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Bandera DWI Lawyer

J Gary Trichter now licensed to practice law in Wyoming

CHEYENNE, WY — J. Gary Trichter, founder and principle of Trichter and Murphy, P.C., a law firm focusing on DWI defense and criminal defense in Houston and in Bandera, Texas (serving the Texas Hill Country), was sworn in on Friday, February 26, 2016 by Justice William Hill of the  Wyoming Supreme Court making him a member of the Wyoming State Bar and allowing him to practice law in Wyoming.

J. Gary Trichter, founder and principal of Trichter & Murphy PC, gets sworn in by Justice William Hill of the Wyoming Supreme Court.

“This day is significant for two reasons,” Trichter said. “First, I became Wyoming’s newest attorney and, second, it’s Buffalo Bill’s birthday.”

Besides Wyoming, Trichter is licensed to practice law in Texas, Alaska and Colorado. He is also one of only four defense attorneys in Texas who has earned the designation of “DWI Specialist” which means he is Board Certified DWI/DUI by the National College for DUI Defense–the sole entity approved by the American Bar Association to grant such a qualification (the Texas Bar Association does not have a board certification in DWI Defense but it does recognize the ABA DWI Board Certification).

Gary is known as a leader and one of the most successful DWI trial and appellate lawyers in the United States, and is rated “AV” by Martindale-Hubbell, one of the most respected lawyer rating entities.

According to Mr. Trichter, the swearing in ceremony was the cap to a “perfect day” beginning with him flying an R 22 II helicopter from Denver to Cheyenne and back to get sworn in.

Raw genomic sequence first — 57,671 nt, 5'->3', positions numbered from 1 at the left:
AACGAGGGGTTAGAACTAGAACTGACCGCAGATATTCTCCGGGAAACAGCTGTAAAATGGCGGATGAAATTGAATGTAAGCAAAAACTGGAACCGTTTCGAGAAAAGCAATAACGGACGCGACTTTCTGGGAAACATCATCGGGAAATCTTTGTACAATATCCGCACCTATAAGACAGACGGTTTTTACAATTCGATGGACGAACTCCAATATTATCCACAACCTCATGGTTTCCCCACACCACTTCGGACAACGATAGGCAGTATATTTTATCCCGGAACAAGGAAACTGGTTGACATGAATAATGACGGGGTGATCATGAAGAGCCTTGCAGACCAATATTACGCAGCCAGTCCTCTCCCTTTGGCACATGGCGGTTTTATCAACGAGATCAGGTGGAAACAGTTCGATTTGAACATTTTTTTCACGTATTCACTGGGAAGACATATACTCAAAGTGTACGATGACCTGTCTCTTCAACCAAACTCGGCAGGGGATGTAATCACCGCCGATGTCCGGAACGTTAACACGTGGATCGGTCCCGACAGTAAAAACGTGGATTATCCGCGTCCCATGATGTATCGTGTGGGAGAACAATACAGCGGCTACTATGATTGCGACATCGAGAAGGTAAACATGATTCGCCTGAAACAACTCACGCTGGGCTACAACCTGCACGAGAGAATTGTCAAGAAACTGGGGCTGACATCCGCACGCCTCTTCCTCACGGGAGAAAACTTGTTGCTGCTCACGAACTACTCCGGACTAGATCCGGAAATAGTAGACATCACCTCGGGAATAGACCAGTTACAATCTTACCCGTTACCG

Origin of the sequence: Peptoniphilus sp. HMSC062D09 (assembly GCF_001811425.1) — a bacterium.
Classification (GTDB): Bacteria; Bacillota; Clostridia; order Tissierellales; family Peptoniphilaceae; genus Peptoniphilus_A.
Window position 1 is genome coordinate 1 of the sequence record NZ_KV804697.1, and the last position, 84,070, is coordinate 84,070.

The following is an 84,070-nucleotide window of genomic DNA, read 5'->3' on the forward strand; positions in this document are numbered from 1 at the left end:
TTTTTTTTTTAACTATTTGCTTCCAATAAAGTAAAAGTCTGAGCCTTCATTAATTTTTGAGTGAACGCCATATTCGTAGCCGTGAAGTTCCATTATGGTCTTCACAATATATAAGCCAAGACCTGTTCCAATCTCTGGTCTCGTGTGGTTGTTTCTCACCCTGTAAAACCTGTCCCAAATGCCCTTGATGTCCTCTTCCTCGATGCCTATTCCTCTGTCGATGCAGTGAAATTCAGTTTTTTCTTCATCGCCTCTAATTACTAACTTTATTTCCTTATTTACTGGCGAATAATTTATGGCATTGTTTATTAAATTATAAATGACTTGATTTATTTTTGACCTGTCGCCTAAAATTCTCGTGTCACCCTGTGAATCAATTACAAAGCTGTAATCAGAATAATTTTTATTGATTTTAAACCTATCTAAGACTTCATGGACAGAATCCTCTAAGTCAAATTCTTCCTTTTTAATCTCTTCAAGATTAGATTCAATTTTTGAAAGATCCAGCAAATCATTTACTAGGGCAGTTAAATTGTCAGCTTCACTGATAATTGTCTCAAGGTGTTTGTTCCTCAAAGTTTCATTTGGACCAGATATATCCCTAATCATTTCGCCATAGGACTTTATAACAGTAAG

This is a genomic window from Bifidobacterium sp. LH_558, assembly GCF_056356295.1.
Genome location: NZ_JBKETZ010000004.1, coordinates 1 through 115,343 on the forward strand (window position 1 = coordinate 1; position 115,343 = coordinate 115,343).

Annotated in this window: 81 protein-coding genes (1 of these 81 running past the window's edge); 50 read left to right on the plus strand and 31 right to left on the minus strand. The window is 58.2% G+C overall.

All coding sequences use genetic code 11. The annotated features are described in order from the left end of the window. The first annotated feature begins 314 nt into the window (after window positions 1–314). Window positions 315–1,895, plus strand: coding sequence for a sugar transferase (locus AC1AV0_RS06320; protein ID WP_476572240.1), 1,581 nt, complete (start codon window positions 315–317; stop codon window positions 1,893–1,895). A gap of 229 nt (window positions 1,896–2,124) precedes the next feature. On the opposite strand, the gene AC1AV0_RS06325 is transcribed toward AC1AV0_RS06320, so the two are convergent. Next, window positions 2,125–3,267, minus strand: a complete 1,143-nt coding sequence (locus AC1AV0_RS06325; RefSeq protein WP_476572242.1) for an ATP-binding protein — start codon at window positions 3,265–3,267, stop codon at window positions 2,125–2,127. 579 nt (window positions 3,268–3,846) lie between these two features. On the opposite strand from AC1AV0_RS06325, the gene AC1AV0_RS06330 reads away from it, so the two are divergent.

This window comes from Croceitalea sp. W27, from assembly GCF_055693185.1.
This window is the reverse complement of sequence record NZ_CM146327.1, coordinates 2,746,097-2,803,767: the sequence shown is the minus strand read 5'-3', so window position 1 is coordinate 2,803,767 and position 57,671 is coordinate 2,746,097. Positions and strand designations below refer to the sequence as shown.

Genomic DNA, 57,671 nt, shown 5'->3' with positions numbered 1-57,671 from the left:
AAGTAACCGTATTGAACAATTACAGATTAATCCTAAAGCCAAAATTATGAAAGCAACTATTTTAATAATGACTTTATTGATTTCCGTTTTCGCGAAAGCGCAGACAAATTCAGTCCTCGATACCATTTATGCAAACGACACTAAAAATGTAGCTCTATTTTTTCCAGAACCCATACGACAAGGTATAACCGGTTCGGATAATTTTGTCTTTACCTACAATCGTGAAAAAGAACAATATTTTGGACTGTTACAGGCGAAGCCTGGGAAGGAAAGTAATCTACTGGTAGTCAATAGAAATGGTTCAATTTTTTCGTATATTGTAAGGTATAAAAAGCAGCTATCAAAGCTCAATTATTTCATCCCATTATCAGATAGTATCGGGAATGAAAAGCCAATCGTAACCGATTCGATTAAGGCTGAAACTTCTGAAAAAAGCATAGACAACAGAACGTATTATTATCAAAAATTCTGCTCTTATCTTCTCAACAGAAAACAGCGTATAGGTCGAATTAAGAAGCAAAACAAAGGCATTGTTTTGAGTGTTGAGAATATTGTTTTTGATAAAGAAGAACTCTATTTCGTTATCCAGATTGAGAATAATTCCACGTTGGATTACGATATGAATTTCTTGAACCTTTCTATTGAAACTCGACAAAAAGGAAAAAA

“The weather was beautiful and the day has been filled with blessings,” he said.

Bandera DWI Lawyer

Trichter & Murphy PC Attorneys Named to 2015 Annual Super Lawyers List

HOUSTON — Oct. 13, 2015 — Three attorneys with Trichter & Murphy PC were selected to appear on the 2015 edition of Texas Super Lawyers as leading criminal defense attorneys in Texas. Of all the attorneys in Texas, only 5 percent are chosen for the annual list.

“It is an honor that more than half of our firm has been named to the annual Super Lawyers list,” said J. Gary Trichter, founder and partner, Trichter & Murphy. “This accolade speaks volumes of the types of criminal defense attorneys we have working to protect the rights of our clients. We take the representation of our clients seriously and consider it the most important part in our American judicial system.”

The Trichter & Murphy attorneys who were listed this year include:

Gary Trichter is one of only four DWI specialist criminal defense attorneys in Texas, having been board-certified DWI/DUI by the National College for DUI Defense. Besides being listed in the annual Super Lawyers list 12 years straight since 2004, Gary has also been listed seven times in Best Lawyers, the oldest and most-respected peer-review publication in the legal profession. He is known as the most successful DWI trial and appellate lawyer in the United States, and is rated “AV” by Martindale-Hubbell. Gary has argued groundbreaking DWI cases and co-authored the DWI textbook “Texas Drunk Driving Law.” He has also spoken at more than 260 legal seminars in 30 states, where he has taught lawyers, judges and prosecutors about various aspects of the law — particularly DWI.

Leslie LeGrand has been a recognized Rising Star of DWI Defense Attorneys by Super Lawyers since 2011 and is enjoying his first listing as a bona fide Super Lawyer. He is board-certified in criminal law by the Texas Board of Legal Specialization and has lectured at numerous DWI seminars. Leslie is a member of the National College for DUI Defense, the Texas Criminal Defense Lawyers Association, Texas DWI Lawyer and the Houston Criminal Lawyers Association. Before joining Trichter & Murphy PC as a Houston DWI lawyer, Leslie was assistant district attorney, felony prosecutor, Harris County.

Super Lawyers evaluates lawyers across the country for its annual list of top attorneys. Each candidate is measured against 12 indicators of peer recognition and professional achievement. Nominees from more than 70 practice areas are considered. The selection process is rigorous and methodical.

 

DWI surcharge Houston No refusal weekends

Houston No refusal weekends: What you need to know.